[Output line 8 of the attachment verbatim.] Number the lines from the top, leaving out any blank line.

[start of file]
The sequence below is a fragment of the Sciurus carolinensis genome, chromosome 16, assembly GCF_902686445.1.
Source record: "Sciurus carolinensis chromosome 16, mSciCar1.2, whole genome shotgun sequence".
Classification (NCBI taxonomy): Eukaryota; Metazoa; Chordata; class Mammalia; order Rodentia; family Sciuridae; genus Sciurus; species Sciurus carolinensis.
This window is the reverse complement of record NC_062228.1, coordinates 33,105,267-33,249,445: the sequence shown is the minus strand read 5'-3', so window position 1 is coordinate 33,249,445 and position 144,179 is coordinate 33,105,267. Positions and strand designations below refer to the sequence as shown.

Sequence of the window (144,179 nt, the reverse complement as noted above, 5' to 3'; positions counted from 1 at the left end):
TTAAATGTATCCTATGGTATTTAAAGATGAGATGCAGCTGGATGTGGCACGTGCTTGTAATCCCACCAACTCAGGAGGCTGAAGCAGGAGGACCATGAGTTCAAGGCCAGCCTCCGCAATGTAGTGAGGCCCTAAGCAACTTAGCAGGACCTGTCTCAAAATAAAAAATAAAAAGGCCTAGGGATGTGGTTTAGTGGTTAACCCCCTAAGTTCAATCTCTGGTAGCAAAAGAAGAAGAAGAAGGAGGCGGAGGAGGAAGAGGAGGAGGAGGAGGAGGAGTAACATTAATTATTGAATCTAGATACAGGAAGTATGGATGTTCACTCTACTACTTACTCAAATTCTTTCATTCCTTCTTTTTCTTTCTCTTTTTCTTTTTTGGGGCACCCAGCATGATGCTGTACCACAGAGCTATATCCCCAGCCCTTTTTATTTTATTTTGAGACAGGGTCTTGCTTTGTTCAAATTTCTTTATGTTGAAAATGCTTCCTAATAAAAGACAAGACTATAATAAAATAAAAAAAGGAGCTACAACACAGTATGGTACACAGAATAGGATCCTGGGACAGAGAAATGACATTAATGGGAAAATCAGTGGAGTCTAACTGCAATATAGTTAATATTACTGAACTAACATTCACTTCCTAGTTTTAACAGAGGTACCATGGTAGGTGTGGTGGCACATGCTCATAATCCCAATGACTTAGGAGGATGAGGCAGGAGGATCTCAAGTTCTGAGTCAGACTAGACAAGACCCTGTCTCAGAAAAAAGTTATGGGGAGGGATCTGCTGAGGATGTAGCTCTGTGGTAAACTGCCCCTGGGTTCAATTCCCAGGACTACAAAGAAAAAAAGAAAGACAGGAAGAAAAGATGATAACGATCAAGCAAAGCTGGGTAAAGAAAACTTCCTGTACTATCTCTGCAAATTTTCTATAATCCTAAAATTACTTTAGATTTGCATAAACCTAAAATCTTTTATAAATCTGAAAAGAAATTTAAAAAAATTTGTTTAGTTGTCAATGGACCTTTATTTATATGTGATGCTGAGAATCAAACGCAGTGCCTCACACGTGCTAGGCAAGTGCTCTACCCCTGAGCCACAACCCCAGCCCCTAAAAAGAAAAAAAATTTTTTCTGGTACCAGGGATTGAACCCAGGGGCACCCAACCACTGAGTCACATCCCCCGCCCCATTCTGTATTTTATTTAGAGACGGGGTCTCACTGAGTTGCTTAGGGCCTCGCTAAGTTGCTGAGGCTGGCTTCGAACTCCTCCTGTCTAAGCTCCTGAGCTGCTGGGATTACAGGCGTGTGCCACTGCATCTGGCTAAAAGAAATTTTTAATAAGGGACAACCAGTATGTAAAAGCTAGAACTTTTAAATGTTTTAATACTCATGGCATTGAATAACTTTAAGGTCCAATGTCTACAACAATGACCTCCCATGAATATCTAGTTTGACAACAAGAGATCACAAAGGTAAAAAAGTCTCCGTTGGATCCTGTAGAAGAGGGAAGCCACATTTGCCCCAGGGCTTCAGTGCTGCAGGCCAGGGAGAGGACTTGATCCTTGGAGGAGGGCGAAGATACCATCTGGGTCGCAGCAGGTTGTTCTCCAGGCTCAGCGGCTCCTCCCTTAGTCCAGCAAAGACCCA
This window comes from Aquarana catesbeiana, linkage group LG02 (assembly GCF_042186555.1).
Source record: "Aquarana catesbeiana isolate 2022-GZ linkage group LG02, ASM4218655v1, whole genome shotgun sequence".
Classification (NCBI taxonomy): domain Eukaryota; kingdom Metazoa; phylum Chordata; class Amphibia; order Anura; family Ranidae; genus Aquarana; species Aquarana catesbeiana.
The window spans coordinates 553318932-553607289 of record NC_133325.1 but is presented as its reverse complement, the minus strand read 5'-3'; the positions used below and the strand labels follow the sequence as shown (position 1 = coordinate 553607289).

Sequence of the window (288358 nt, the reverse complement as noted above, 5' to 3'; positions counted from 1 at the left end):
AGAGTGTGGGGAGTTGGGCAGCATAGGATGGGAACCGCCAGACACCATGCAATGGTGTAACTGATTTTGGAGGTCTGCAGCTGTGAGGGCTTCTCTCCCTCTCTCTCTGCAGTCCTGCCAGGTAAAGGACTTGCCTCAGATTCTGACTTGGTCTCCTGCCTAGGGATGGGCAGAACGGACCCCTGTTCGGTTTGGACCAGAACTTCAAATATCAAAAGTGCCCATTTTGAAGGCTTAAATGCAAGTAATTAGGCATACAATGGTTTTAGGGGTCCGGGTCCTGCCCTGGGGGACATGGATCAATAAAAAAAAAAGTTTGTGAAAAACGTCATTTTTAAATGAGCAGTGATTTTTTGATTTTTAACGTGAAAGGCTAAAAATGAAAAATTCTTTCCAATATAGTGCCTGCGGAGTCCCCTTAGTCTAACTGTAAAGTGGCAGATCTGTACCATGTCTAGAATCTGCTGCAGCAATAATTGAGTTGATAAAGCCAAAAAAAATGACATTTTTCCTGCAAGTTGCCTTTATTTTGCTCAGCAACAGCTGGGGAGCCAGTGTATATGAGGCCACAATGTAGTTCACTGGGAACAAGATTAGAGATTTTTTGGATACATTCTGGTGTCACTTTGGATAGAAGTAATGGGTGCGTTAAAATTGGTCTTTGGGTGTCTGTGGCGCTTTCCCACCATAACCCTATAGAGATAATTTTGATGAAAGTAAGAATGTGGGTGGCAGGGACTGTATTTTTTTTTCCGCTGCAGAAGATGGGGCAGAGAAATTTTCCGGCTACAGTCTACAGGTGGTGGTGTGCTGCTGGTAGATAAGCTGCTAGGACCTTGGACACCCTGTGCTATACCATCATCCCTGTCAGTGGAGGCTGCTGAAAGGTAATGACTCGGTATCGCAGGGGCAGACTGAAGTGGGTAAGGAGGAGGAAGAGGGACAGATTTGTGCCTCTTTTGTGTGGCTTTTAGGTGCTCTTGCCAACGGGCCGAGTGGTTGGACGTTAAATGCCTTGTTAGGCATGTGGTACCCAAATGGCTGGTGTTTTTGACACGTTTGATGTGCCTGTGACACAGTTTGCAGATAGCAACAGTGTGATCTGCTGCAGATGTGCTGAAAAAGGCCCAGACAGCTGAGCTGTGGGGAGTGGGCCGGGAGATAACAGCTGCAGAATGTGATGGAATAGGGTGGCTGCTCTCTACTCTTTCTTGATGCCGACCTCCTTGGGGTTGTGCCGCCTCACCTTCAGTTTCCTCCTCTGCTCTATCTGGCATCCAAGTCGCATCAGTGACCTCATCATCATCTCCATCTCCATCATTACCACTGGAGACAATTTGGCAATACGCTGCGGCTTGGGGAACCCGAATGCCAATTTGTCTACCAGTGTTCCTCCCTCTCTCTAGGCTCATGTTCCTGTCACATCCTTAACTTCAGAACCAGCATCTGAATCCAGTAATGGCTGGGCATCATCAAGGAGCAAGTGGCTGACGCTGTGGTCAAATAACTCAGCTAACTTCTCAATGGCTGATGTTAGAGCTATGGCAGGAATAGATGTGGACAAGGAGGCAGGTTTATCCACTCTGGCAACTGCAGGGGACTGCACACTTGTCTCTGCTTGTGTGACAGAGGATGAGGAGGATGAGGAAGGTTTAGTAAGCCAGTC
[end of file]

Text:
Source record: "Aquarana catesbeiana isolate 2022-GZ linkage group LG02, ASM4218655v1, whole genome shotgun sequence".